Seeking God

Application of knowledge

Decades ago, when my dad had just completed his engineering degree — the highest level of education that anyone had ever achieved in his family back then — he used to be a chubby young man.

One afternoon, at home in Delhi after years away in hostel, he was lying side by side chatting with his mom on her bed. My grandmother was a graceful woman all through her life; she never raised her voice. Mostly dressed in white saris paired with pearls, there was an air of ethereal calm about her. Even when she disapproved of something you did, she expressed it softly, regally, so that you yearned to earn her approval in future.

While having this conversation, my father recalls the topic veering to his weight. In her typical gentle fashion, his mother said, “What is the point of all your education, son, if you cannot even master control over your body?”

Moved to action, my father lost several kilos and made sure his weight stayed in the normal range — where he continues to be five decades later.

At one of the study lectures I attended, the teacher talked about the ‘application of knowledge’, over and above the acquisition of it.

She likened it to having two separate bank accounts. “You are born with a certain amount of ‘loan’ from the universe; call it past karma or debts to be paid. Let’s say this amount is Rupees 50,000. Now, once you find a guru, begin on your path of self-discovery, and start acquiring wisdom, this is like earning money in another account. Let’s say you earn Rupees 70,000 in this account.”

To all appearances, she continued, it appears as if the knowledge / wisdom you have earned would cancel your debts. “But this is not automatic,” she went on. “If you do not make a conscious effort to take the money from one bank to the other, your debts stay right there. In other words, you have to work on your karmic weaknesses using the knowledge you have acquired. Otherwise, your knowledge merely turns into arrogance and you don’t progress on the path to enlightenment.”

How do we know what our karmic debts are? “Look at your habits. They are a sign of your karmic tendencies. The good habits are to be strengthened. The bad habits are symptoms of old karmic weaknesses (such as lack of self-love). Use your knowledge to attack those tendencies. Only then can you say the debts have been cleared.”

Nearly 50 years ago, my angelic grandmother advised my father to use his education to fix his negative tendencies. On Fathers Day 2014, I am inspired to do the same.

Immersing yourself in knowledge is a wondrous gift; but using it to shine the sharp torchlight of awareness on your own soul is a priceless blessing. Let us start counting ours.

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Finding God

Beginner’s luck

Yesterday I spent the better half of the morning at the passport office, in line to get my daughter’s passport renewed.

Having been through my own passport renewal process late last year, I was familiar with the long wait and had taken along a book — my new copy of the ‘Mother’ Mirra Alfassa’s life, which I had bought only the day previously from the Aurobindo Ashram in Delhi.

I’ve always wanted to visit the Ashram but of course there was never enough time in everyday life for such frivolities. Being jobless woke me up to the craving for a guru, and gave me the luxury of being able to drive to wherever I wanted in the middle of the day. Since I couldn’t drive to Auroville in Pondicherry (my soul’s calling), I drove to the next best thing — Pondicherry in Delhi.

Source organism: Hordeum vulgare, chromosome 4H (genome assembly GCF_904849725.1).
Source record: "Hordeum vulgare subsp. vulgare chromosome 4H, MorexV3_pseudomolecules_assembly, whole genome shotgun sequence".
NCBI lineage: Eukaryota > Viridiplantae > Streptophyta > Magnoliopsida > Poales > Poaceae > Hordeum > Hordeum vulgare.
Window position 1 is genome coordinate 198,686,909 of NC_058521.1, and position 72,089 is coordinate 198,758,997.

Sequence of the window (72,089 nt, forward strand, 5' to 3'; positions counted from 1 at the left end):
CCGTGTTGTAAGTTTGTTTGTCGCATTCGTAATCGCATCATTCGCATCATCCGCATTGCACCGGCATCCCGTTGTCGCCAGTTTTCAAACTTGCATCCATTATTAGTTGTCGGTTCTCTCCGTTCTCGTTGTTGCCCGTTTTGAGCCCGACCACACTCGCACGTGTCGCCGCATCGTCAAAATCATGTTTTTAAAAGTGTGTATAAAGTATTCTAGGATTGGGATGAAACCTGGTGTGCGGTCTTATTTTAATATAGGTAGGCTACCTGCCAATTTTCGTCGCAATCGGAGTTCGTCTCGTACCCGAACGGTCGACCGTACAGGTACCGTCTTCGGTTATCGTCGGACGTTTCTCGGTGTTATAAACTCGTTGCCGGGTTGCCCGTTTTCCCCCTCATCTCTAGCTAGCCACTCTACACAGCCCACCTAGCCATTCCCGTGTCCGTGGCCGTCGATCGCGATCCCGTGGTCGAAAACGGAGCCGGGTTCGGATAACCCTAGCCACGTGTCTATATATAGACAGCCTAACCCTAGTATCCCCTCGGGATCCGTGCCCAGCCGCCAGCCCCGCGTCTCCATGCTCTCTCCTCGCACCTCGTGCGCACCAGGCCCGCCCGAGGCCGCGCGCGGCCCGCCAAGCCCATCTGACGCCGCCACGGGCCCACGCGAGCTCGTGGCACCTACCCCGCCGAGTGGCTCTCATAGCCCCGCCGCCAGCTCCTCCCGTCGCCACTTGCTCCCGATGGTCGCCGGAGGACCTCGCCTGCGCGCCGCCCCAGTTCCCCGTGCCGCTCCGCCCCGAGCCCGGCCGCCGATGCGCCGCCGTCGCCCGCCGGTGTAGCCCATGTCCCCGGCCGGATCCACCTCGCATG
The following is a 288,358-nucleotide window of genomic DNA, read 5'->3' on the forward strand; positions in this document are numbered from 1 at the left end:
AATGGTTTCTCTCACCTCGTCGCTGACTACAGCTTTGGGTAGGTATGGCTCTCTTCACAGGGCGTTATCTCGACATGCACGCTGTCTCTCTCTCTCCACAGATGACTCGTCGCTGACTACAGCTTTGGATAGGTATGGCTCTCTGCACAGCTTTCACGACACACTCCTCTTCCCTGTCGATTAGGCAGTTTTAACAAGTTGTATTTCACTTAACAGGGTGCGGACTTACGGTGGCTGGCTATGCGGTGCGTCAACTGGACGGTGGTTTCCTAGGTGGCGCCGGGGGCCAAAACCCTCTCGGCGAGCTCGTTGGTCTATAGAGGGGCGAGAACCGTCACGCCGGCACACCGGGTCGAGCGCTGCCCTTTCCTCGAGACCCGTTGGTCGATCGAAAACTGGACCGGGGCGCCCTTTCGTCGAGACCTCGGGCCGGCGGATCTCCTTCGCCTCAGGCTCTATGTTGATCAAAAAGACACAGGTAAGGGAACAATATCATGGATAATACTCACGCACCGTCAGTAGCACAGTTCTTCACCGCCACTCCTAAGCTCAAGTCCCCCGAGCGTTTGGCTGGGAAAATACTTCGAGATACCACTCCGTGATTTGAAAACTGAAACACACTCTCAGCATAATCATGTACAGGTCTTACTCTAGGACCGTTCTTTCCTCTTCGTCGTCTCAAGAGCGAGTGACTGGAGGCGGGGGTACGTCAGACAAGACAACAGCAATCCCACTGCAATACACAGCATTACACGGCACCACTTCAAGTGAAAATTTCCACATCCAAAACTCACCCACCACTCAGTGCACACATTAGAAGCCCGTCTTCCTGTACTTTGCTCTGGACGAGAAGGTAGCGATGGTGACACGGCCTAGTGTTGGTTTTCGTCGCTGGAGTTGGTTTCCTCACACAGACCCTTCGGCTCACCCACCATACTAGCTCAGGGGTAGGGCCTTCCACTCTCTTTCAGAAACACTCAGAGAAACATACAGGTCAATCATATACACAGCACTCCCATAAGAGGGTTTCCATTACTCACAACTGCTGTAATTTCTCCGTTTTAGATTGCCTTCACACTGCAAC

Besides jotting down the timings of the various discources and lectures, which I plan to regularly attend starting with today’s class on the Gita, I also bought a few books to acquaint myself with the Aurobindo philosophy.

So anyway, after we got past the first couple of stages of passport-processing, my daughter and I had a long wait for stage three. Uncomfortable in the crowded, stuffy waiting room, we walked back downstairs to the main hall and found good seats. I dug this book out from my bag, she busied herself on her iPhone.

After about two hours, we went back upstairs, and were surprised to see our number flashing next to the stage four counter. “That’s funny,” I said to my daughter, “don’t we need to go through the verification stage? They’ve sent us straight to ‘granting’.”

At the final counter, the lady officer initially mulled over my custody papers, but her colleague from two cubicles away called out insistently to her, “Let’s go! Come fast!” In her hurry, she shrugged and signed off our application without much more ado. As we proceeded to the exit, the reason for her rush became evident as the security guard announced: “All officials will now leave for lunch. Applicants are requested to wait 40 minutes.”

The poor applicant just after us was left holding her papers woefully in her hand.

I shot a look of surprise at my daughter: “My God! How lucky we were! Not only did we miss one stage entirely, we also just got out in the nick of time. We saved more than an hour of waiting.”

In the next breath, I added instinctively: “It’s the Mother’s protection! Just having her book in my bag and reading it halfway gave us this kind of beginner’s benefit!” My daughter rolled her eyes and smiled indulgently.

As we walked down the stairs and out the exit, I continued marvelling in an awed voice, and resolved to continue on my new path in faith. I confess I have dabbled in many, gone up a little or a long distance on various spiritual journeys. This may be just another one of my experiments, or this may be something more lasting. Whatever it is, it will leave me changed and for the better.

I believe in miracles. The big ones are usually evident only in retrospect, and the little ones are a guaranteed indication of being on the right track. All recent experiences — the good and bad — have led me to exactly this point. Who knows where this path will lead?